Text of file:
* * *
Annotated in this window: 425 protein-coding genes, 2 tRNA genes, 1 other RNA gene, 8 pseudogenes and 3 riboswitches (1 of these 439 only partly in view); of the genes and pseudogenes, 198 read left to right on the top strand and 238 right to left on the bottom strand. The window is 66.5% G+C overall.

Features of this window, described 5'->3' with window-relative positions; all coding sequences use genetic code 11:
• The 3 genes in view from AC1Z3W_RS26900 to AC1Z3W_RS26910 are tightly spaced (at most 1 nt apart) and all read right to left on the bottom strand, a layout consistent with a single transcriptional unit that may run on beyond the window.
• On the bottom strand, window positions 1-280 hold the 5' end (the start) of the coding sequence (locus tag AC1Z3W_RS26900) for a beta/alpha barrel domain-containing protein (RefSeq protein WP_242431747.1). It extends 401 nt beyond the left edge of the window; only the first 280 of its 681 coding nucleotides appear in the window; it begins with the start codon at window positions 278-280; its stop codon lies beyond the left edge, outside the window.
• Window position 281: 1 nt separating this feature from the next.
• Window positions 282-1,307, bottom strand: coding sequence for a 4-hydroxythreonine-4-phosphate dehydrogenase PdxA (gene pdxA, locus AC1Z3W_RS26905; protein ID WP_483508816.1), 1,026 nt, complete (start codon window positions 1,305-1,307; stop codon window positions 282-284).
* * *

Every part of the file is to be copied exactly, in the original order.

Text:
Annotated in this window: 425 protein-coding genes, 2 tRNA genes, 1 other RNA gene, 8 pseudogenes and 3 riboswitches (1 of these 439 only partly in view); of the genes and pseudogenes, 198 read left to right on the top strand and 238 right to left on the bottom strand. The window is 66.5% G+C overall.

Features of this window, described 5'->3' with window-relative positions; all coding sequences use genetic code 11:
• The 3 genes in view from AC1Z3W_RS26900 to AC1Z3W_RS26910 are tightly spaced (at most 1 nt apart) and all read right to left on the bottom strand, a layout consistent with a single transcriptional unit that may run on beyond the window.
• On the bottom strand, window positions 1-280 hold the 5' end (the start) of the coding sequence (locus tag AC1Z3W_RS26900) for a beta/alpha barrel domain-containing protein (RefSeq protein WP_242431747.1). It extends 401 nt beyond the left edge of the window; only the first 280 of its 681 coding nucleotides appear in the window; it begins with the start codon at window positions 278-280; its stop codon lies beyond the left edge, outside the window.
• Window position 281: 1 nt separating this feature from the next.
• Window positions 282-1,307, bottom strand: coding sequence for a 4-hydroxythreonine-4-phosphate dehydrogenase PdxA (gene pdxA, locus AC1Z3W_RS26905; protein ID WP_483508816.1), 1,026 nt, complete (start codon window positions 1,305-1,307; stop codon window positions 282-284).